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Comment by James Eldridge
Entered on:

As this article says, there are many children from this tribe enrolled in this school. Then that school should have a course in that tribes language and all teachers should be required to speak that language. This now happens in many schools in the Western states that the teachers have to be bi-lingual in Spanish. What about not allowing for those children to attend school until they all speak English?

Comment by Ed Price
Entered on:

Since this school is a Catholic school, it is a parochial school, somewhat like a charter school. The rules and laws for these schools are not exactly the same as for public schools. In fact, these schools have a lot of autonomy. They can determine much of their own requirements for attending.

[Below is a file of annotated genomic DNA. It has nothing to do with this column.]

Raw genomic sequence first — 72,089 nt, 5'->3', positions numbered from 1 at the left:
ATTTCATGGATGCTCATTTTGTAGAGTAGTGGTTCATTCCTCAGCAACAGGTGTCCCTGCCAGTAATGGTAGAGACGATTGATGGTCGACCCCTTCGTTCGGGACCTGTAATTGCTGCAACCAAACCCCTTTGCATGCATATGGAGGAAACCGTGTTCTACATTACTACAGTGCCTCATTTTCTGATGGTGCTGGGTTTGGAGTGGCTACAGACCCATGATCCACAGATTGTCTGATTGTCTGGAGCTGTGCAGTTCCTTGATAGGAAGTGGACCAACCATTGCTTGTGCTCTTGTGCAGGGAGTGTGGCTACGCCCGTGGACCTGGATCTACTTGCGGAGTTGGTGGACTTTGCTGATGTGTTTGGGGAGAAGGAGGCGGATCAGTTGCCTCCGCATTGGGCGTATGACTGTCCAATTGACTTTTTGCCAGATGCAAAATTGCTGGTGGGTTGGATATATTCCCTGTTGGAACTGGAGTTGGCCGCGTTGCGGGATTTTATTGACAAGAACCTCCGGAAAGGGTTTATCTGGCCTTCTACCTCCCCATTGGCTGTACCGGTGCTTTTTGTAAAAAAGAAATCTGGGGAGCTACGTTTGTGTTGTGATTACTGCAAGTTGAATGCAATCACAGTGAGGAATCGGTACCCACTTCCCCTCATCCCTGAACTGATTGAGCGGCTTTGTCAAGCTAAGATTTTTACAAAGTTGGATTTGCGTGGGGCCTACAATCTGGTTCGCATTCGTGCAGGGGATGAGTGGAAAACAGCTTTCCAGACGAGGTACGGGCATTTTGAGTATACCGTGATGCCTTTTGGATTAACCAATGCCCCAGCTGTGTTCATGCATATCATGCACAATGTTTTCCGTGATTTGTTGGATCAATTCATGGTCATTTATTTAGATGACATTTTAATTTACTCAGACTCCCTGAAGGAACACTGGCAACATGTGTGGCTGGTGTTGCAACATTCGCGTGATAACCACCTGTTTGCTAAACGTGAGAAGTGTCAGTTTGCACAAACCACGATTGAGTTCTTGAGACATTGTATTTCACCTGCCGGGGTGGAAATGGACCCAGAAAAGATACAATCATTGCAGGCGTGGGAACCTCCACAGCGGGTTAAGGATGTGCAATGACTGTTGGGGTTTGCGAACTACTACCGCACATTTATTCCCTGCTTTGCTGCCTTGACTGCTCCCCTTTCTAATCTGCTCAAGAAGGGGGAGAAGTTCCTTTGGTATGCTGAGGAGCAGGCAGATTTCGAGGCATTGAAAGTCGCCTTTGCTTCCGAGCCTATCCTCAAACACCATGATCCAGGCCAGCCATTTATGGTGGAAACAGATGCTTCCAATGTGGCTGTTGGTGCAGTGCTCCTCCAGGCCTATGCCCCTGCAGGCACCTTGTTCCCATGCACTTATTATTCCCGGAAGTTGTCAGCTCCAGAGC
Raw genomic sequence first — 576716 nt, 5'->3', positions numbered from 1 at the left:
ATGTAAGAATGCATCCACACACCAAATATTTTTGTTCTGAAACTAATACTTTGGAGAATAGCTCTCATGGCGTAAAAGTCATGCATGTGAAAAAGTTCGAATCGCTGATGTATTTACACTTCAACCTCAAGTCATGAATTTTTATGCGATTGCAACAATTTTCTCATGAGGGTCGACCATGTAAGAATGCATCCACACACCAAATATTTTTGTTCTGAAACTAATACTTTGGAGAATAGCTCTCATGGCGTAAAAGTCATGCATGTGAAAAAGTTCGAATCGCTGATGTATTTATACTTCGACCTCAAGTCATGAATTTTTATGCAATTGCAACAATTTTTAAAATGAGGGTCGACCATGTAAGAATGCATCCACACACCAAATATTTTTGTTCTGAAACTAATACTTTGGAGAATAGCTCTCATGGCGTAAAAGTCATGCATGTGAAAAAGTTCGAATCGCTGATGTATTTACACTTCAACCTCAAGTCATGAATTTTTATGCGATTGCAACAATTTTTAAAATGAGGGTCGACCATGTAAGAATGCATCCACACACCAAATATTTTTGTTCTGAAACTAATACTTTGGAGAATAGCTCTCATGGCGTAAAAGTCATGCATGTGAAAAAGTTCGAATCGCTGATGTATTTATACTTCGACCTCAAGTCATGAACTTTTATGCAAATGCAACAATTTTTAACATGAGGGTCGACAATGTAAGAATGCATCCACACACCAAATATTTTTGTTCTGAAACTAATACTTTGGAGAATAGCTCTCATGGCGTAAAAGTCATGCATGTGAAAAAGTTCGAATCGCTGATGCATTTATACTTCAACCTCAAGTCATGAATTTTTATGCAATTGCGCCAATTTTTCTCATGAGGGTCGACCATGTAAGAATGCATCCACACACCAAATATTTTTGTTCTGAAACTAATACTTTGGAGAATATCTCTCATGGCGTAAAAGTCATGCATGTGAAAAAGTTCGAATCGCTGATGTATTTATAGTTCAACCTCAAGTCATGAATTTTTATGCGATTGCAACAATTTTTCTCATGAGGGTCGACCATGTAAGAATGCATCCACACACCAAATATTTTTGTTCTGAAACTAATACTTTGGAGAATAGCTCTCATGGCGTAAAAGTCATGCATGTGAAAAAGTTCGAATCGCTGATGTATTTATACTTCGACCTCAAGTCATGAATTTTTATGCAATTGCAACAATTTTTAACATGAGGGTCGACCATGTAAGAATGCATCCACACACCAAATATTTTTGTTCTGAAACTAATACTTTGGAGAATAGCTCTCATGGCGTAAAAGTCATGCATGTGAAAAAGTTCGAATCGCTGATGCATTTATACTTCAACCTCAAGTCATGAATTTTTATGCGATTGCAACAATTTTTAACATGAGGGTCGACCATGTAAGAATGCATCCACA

Since the parents are not required to send their kids to this school, if they don't like it, they can find other options. There are other parochial schools in the area.

Heaven forbid that this Catholic school becomes so bad that the kids are better off in a public school. But, if it DOES get that bad, then the better choice is the public school, of course.

When a school (or any other organization) is a voluntary organization, it is against the principles of freedom for Government to force it to obey rules that are not required by law. The only possible time Government should step in is when the school does illegal activity, or when it harms its students by NOT obeying its own rules. Other than that, the parents should take their kids out of the school if they don't like it, and send them somewhere else.


If a particular school is the only school in an area, and if the kids are required by law to attend school, it is the duty of the State to set up proper public schools in a locations reasonably accessible by the kids, or provide busing. Most, if not all, States meet legal schooling requirements, one way or an other, for all the children of the State.

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